Both as a reading teacher and later, as a preschool teacher, much of my work has involved reading stories aloud to kids. Over the years, just as all teachers do, I have developed my favorite tricks and techniques for keeping wee audiences engaged. When you read with your child, you are laying the foundation for a love of language and literature, as well as building critical thinking skills, creativity, and imagination. Here are my top 10 tips:
“Beehive Bears” by Oh My Cavalier!
1. Take a little extra time choosing books - If you are having trouble finding good books, try your local children’s librarian or children’s literature sites like The Well-Read Child for reviews and recommendations.
2. Always preview a book before reading it to your child – you don’t want to be stopped in your tracks midway through a story by a too-violent illustration or a theme you do not approve of!
3. Start by reading the title and looking at the cover with your child, then ask her to predict what the story will be about. This can be a very simple, “Hm, The Runaway Bunny. What do you think this is about?”
4. Review what you’ve read so far: If you are in the midst of reading a longer story or a chapter book (any book read in more than one sitting), take a few minutes to ask your child to remember what happened last time before diving in. I have gotten through some very long chapter books with preschoolers by using this technique.
5. Express emotion: If something scary is about to happen, let’s say the character is about to enter a bear cave, you can gasp and say “Oh, no!” Get into it. Show some enthusiasm!
“Honey” by Oh My Cavalier!
6. Do voices for characters. This is something I think many grown-ups are wary of, but there’s no need to be shy! Just do your best; children are easily amused. If you are not sure how a character should sound, you can ask your child – this can lead to some amusing conversations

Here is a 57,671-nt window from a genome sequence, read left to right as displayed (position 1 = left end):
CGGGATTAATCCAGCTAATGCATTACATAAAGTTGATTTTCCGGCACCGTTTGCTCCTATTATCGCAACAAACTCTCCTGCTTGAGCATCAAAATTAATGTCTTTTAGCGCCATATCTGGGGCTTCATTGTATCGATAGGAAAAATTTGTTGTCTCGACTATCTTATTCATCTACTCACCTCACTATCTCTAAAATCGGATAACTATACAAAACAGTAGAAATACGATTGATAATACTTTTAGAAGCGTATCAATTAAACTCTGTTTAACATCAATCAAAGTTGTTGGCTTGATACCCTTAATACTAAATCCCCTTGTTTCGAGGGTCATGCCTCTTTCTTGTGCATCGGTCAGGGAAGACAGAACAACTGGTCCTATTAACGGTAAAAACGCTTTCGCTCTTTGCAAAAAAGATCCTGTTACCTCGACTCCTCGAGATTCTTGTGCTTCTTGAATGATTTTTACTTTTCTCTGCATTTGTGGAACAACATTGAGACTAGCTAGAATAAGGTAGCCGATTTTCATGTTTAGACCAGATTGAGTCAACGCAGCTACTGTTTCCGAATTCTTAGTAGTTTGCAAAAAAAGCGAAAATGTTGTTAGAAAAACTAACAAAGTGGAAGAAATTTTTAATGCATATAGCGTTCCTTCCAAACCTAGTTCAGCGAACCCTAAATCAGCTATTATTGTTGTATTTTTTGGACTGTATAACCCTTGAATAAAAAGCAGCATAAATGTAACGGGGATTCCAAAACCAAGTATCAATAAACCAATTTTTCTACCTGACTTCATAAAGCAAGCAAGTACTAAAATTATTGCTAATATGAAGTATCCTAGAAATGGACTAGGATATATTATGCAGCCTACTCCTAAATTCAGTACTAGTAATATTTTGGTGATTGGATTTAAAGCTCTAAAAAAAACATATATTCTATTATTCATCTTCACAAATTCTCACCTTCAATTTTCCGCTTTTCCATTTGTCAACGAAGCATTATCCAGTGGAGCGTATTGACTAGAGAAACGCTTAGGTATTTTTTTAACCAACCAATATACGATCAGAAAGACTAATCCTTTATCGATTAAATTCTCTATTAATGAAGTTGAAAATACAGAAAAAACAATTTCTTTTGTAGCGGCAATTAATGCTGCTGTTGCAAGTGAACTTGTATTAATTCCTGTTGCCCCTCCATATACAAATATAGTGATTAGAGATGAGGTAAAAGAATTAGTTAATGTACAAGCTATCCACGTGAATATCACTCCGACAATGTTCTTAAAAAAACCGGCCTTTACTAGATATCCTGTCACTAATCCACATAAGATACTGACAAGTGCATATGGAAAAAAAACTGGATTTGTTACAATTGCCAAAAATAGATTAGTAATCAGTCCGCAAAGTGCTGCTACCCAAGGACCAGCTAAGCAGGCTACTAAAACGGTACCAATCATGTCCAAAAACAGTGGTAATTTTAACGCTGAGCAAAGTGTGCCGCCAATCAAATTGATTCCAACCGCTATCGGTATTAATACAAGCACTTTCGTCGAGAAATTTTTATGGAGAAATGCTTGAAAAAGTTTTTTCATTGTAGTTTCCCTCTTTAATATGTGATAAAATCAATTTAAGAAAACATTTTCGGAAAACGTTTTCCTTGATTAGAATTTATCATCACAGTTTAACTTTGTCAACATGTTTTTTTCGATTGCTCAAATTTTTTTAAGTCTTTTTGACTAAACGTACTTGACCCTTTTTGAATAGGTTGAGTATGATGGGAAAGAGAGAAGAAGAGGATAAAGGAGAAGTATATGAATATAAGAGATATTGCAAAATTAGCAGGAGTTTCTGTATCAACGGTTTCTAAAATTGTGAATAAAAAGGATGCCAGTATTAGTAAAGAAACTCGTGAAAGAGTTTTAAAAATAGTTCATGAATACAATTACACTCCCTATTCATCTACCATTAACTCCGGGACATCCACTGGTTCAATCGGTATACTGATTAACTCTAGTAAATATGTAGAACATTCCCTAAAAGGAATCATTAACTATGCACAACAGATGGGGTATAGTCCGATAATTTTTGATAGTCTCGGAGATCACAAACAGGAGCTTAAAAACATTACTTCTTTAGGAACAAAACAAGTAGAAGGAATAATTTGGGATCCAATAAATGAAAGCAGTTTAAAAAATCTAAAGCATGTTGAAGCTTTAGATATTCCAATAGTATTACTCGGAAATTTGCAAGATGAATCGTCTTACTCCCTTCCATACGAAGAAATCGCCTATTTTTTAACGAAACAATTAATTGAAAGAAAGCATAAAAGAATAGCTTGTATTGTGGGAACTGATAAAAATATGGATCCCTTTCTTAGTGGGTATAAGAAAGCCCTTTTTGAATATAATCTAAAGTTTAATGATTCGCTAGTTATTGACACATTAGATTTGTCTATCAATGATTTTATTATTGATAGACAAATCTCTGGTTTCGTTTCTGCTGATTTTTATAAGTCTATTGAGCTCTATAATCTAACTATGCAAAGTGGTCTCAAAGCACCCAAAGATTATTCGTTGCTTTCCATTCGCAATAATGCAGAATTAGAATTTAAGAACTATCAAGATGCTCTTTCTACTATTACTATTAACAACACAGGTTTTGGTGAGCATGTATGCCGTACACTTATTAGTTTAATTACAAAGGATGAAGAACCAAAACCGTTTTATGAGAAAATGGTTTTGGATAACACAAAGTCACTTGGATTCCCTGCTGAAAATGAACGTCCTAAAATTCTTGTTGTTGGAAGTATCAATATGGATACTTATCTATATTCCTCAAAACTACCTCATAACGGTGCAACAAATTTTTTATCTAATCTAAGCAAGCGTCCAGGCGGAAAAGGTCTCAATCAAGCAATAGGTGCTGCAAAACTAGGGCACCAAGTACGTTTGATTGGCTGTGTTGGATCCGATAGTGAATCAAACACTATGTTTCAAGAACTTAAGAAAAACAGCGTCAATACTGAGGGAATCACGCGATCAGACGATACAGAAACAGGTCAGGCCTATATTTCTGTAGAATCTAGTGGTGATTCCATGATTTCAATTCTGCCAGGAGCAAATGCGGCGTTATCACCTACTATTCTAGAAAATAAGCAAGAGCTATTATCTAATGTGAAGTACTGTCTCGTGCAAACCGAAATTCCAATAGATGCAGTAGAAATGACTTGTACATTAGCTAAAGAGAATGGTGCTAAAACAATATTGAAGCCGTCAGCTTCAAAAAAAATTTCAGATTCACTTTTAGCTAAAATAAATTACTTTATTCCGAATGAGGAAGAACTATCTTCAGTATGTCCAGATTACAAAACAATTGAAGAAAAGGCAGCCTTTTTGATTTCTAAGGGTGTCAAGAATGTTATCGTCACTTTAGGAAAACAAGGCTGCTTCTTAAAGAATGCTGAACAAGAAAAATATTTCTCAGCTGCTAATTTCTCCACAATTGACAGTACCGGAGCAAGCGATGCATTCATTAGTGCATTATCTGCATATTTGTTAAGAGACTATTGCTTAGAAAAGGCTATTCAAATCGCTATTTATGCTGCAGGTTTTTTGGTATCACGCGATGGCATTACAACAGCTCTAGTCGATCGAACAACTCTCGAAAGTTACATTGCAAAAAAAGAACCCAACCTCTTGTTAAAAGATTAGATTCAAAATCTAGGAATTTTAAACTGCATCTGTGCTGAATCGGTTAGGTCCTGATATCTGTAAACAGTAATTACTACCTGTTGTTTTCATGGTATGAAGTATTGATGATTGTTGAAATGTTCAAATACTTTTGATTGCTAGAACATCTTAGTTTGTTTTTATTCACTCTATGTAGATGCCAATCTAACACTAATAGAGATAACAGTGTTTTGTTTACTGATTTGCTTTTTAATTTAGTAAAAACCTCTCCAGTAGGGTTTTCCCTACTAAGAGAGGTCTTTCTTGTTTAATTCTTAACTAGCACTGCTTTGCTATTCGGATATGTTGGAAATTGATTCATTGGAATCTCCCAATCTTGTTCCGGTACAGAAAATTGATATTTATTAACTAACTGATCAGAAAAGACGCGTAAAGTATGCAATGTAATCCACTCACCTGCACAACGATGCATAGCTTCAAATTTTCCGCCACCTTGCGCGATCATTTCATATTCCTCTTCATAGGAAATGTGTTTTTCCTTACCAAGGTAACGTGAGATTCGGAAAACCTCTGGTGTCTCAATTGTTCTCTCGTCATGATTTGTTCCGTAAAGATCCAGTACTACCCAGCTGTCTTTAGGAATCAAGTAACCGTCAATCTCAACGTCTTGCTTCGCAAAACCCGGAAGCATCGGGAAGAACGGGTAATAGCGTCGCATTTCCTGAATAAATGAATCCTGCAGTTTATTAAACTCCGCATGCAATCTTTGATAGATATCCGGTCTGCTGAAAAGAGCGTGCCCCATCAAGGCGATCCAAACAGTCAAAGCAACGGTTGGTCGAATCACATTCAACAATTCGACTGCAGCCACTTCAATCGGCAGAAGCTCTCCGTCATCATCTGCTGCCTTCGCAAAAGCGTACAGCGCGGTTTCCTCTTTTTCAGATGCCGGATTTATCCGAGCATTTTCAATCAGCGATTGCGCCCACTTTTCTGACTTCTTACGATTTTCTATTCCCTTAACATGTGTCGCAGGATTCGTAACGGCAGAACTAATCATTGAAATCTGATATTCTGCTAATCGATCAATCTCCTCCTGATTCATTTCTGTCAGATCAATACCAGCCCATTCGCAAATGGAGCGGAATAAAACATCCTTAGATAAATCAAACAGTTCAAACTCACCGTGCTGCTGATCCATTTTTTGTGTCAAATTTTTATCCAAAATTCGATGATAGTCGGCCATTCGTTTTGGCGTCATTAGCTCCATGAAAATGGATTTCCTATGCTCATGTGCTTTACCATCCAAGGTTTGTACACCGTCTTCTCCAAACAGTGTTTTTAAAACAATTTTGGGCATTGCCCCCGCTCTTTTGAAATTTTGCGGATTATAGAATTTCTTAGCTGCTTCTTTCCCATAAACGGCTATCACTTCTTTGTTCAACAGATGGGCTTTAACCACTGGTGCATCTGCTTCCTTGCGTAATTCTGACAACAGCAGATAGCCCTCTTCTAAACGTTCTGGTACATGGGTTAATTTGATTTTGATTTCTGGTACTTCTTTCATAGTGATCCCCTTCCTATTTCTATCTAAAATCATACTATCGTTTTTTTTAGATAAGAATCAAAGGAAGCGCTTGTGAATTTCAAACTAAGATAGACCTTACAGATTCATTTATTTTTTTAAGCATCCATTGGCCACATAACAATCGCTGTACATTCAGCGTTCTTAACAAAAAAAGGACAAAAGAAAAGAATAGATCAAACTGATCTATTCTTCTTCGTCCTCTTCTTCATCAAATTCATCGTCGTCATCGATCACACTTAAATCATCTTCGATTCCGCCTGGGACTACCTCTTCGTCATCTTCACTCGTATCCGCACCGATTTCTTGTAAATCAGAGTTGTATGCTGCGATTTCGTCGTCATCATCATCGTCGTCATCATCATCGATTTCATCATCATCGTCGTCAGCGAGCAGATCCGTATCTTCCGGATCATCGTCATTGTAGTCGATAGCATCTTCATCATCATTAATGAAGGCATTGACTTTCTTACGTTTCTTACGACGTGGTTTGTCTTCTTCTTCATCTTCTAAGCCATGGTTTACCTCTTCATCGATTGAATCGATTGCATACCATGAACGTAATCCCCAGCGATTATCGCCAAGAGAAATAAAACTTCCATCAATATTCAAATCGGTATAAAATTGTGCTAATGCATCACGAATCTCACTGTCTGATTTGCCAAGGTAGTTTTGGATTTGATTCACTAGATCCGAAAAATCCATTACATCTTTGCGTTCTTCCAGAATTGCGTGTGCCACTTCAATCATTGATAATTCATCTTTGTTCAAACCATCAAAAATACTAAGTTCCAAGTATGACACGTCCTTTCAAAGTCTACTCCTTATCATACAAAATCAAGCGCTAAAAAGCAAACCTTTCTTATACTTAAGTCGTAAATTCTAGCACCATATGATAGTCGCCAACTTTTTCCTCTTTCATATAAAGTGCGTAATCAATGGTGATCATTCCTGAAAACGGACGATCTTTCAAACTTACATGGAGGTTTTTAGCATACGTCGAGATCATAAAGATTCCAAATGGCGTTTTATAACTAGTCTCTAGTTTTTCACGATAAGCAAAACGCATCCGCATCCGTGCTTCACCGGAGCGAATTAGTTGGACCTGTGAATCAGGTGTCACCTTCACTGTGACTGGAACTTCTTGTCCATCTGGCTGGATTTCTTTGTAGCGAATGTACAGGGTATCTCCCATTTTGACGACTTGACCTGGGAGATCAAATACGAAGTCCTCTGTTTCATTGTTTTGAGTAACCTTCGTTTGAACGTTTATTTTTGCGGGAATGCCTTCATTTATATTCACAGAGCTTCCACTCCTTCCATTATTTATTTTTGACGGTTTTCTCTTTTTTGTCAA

7. Take time-outs to answer questions. There’s no need to plow straight through a story.
8. Make predictions: During a natural pause in the story, take a moment to ask your child “What do you think will happen now?” This keeps children engaged and flexes those reading-comprehension muscles.
9. If you are reading a long story, stop right at the exciting part. This is a no-fail way to keep up your child’s enthusiasm for the story!
10. Have your child do a tell-back: When you are finished (or at any natural breaking point), ask your child to tell you what happened in the story (or what’s happened so far). This is an excellent way to boost reading comprehension – it works for adults, too!
And just because the story is over doesn’t mean it has to end! If your child loves a particular book, why not try acting it out? This can be as simple as “You be the caterpillar, and I’ll be all the stuff the caterpillar eats” – or as elaborate as you want, drawing in siblings and friends, making props, costumes, and the whole nine yards. You can also extend the story by drawing or painting, or by imagining what would happen after the book ends.
What works for you? Add your thoughts in the comments section